Joshua Wong Barred from Running in Local Hong Kong Elections

Activist , who won both global recognition and stints in jail for his role leading the 2014 Umbrella Movement protests, has been denied the right to run for District Council elections in Hong Kong. Next month’s election comes as youth-led protests in the territory have expanded from opposition to a proposed extradition law to broader calls for government accountability and democratic rights. While Wong has no leadership role in the largely leaderless current protest movement, he has been publicly supportive of it. Austin Ramzy and Elaine Yu report for The New York Times:

The government cited statements by Mr. Wong’s political organization that the future of Hong Kong should be determined by its people, and independence is a possible option. An official said those statements were incompatible with the Basic Law, Hong Kong’s mini-constitution, which states that the semiautonomous city is part of China.

“The candidate cannot possibly comply with the requirements of the relevant electoral laws, since advocating or promoting ‘self-determination’ is contrary to the content of the declaration that the law requires a candidate to make to uphold the Basic Law and pledge allegiance” to Hong Kong, the government said in a statement.

Mr. Wong said the decision showed that China’s central government was manipulating the election, which is expected to be a key test of public sentiment about the protest movement.

[…] The district council elections, which will be held on Nov. 24, are usually focused on local issues such as bus stops and neighborhood beautification. But the race is taking on a broader political significance this year. Whichever side wins the most seats will control 117 votes in the 1,200-member election committee that chooses the next chief executive, Hong Kong’s top government position. [Source]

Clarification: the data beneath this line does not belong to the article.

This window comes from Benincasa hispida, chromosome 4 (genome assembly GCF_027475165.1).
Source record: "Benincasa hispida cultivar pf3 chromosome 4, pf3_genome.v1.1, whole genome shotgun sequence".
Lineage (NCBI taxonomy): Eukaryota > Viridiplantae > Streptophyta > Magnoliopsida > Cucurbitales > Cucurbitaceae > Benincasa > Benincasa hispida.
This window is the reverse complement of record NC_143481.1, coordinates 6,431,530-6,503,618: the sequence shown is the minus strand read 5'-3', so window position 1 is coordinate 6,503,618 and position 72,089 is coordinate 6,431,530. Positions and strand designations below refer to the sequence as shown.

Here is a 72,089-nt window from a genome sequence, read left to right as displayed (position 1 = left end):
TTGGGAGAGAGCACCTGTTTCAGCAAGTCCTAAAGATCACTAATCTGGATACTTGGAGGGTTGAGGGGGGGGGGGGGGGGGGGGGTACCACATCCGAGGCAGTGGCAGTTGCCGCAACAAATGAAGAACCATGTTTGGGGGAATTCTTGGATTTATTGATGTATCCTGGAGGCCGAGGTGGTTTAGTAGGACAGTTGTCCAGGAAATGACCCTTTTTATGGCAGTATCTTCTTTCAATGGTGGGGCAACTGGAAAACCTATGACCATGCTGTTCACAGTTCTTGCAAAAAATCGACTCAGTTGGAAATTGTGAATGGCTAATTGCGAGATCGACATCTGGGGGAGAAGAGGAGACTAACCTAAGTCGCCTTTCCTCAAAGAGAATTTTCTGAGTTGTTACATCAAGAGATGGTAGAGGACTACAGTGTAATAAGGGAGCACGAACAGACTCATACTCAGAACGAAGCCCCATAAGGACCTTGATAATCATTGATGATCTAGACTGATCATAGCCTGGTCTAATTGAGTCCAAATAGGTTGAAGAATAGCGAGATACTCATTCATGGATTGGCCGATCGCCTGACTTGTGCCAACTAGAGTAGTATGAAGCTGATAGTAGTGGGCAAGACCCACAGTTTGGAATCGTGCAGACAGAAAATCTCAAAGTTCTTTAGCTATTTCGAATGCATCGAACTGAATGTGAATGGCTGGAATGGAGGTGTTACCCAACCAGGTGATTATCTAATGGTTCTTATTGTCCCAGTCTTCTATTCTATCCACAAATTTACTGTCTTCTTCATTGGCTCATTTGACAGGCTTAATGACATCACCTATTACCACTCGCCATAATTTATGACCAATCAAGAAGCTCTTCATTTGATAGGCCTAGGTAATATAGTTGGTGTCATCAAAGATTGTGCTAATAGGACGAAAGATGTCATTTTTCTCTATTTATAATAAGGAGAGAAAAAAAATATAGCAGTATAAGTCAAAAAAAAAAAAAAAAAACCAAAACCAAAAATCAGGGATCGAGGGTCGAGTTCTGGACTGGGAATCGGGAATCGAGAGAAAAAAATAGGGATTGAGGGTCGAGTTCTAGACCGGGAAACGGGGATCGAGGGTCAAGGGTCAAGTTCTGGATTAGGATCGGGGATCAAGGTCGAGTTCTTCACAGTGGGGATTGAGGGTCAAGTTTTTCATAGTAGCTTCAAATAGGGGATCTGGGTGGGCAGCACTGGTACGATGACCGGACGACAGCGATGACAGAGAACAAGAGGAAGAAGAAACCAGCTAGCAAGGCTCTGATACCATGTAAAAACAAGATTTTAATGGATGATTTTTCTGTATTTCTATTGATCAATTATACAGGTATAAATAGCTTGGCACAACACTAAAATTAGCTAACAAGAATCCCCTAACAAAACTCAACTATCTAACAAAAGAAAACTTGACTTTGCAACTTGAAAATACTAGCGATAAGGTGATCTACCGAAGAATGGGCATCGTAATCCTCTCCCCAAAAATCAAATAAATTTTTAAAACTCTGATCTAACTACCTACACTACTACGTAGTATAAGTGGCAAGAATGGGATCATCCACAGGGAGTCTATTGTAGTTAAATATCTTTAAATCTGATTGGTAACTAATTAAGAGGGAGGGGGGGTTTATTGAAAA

In a press conference after the decision was announced, Wong denied that he had advocated for Hong Kong’s independence, as CNN’s Eric Cheung reports:

Speaking at a press conference Tuesday, Wong said the decision “is clearly politically driven.”

“I do not propose separatism as an option in the self-determination,” Wong said. “The returning officer has falsely interpreted my political stance.”

He said the decision was due to his prominence as an activist, saying it was an “order from Beijing, a political mission from Beijing.”

Wong said he is “actively considering” appealing the ruling, and urged supporters to vote for pro- candidates in the election. [Source]

Shibani Mahtani reports further for the Washington Post on the reasons for Wong’s exclusion:

Wong, the only candidate to be disqualified, has said he does not support Hong Kong’s independence, nor is it the official line of his party, Demosisto.

Excluding Wong was clearly a “politically driven” decision, said Kenneth Chan, a professor at Hong Kong Baptist University who is running a project observing the local elections.

“Obviously Joshua Wong’s disqualification has a lot to do with his global profile as well as his activism in Hong Kong and overseas,” Chan said. “I believe that Beijing and the Hong Kong authorities now seek retaliation so that he would be kept outside the electoral systems.”

[…] The decision comes as pro-democracy candidates look poised to gain in the Nov. 24 vote from public fears over an erosion of freedoms in the Asian financial hub. Wong, a leader of 2014 pro-democracy protests, has criticized China’s tightening grip on the territory and advocated for stronger international action against the Hong Kong government and its allies in Beijing. [Source]

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